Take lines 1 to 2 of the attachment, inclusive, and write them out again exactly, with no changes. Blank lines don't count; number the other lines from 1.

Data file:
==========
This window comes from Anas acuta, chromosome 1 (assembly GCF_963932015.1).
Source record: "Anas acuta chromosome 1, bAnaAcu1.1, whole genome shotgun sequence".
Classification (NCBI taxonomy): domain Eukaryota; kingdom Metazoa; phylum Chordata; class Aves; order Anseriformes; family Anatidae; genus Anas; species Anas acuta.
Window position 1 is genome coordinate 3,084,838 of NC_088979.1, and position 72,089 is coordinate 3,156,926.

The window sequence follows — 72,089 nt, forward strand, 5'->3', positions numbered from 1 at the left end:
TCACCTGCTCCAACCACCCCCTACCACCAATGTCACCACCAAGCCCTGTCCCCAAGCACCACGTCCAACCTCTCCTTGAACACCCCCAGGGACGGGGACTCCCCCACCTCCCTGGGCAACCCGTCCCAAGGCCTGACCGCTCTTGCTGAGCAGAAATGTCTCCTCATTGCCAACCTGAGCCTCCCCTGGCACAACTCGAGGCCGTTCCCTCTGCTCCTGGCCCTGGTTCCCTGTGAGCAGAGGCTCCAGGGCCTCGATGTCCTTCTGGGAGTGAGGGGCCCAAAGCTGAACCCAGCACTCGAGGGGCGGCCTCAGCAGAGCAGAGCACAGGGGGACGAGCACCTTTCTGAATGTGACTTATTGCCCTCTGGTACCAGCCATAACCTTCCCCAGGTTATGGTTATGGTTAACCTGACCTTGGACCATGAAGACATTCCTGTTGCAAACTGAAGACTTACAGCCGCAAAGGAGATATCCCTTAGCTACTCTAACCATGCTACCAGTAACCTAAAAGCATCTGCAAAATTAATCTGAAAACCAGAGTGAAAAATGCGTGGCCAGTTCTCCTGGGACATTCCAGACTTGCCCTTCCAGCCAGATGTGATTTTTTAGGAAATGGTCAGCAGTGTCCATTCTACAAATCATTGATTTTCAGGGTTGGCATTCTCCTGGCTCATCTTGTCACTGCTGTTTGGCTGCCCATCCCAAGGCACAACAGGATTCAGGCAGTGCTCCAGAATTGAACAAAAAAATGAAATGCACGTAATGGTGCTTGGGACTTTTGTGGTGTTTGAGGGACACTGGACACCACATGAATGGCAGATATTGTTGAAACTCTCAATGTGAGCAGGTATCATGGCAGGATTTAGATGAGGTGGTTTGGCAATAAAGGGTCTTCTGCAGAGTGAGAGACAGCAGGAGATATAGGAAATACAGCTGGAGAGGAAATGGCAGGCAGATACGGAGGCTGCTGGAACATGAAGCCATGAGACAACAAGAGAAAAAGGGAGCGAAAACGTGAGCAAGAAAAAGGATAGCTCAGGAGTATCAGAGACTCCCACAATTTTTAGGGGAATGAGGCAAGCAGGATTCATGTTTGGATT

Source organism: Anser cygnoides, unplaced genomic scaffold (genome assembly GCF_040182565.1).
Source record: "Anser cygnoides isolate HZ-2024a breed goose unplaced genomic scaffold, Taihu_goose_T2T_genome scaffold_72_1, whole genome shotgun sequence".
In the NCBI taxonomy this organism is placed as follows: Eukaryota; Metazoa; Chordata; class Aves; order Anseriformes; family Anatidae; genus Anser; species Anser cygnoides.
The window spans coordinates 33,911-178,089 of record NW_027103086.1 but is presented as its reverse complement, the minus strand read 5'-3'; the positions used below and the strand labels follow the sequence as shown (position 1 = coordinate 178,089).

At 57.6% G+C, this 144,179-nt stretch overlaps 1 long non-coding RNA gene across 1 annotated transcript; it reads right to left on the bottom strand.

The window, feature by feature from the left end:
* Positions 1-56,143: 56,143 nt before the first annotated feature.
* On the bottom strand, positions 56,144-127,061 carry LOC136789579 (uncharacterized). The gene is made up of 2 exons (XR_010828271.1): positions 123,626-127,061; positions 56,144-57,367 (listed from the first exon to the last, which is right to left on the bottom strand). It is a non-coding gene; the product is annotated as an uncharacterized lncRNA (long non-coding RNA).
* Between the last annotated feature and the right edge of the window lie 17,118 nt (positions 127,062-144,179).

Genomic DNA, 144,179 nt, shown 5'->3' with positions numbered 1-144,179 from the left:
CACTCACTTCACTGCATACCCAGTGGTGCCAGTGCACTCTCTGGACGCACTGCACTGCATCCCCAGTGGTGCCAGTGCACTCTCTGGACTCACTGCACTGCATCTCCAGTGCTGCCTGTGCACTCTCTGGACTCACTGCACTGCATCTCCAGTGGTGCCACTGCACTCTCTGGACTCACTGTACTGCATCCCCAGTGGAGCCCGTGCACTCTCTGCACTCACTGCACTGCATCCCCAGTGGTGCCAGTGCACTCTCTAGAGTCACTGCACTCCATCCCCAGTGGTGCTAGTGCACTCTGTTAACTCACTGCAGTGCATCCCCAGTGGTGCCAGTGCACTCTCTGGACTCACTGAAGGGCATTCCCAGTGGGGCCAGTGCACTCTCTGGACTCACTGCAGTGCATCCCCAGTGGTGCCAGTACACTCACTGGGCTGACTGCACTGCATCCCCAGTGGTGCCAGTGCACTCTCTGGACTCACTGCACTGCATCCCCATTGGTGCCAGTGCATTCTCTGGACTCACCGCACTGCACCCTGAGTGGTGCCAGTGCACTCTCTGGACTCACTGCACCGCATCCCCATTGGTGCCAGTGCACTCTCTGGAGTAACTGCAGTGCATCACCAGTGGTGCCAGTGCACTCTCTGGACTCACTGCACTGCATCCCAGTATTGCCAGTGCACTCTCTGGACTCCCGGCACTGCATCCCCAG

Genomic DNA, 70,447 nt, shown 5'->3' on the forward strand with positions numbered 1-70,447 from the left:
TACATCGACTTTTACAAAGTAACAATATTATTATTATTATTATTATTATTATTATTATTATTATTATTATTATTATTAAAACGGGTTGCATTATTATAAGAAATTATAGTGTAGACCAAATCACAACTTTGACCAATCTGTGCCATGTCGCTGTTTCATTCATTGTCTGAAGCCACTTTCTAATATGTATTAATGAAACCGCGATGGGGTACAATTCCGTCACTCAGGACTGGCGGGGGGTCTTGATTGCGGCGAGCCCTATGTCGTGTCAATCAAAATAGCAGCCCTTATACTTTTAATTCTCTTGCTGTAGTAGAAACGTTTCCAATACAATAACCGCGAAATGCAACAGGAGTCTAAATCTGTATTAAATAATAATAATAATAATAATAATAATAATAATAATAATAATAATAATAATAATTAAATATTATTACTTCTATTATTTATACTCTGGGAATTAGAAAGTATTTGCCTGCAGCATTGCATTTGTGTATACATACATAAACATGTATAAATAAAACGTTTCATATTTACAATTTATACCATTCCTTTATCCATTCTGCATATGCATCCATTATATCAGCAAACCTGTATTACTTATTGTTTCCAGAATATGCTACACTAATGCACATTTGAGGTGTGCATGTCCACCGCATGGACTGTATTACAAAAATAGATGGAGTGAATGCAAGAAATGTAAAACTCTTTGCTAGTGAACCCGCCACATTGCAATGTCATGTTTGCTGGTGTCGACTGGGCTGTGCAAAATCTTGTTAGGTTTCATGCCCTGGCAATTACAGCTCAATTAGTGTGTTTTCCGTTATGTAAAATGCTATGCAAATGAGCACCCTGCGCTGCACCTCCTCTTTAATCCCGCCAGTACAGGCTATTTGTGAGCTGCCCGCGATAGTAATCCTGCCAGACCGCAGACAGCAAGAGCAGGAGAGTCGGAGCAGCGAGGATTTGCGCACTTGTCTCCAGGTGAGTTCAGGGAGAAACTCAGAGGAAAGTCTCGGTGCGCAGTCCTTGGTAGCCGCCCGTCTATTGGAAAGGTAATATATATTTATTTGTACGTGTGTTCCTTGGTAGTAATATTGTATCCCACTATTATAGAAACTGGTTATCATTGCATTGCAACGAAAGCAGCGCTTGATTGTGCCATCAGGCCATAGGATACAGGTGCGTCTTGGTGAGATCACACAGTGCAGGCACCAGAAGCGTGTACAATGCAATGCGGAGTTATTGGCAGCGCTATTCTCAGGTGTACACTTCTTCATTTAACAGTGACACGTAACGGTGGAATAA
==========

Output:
This window comes from Anas acuta, chromosome 1 (assembly GCF_963932015.1).
Source record: "Anas acuta chromosome 1, bAnaAcu1.1, whole genome shotgun sequence".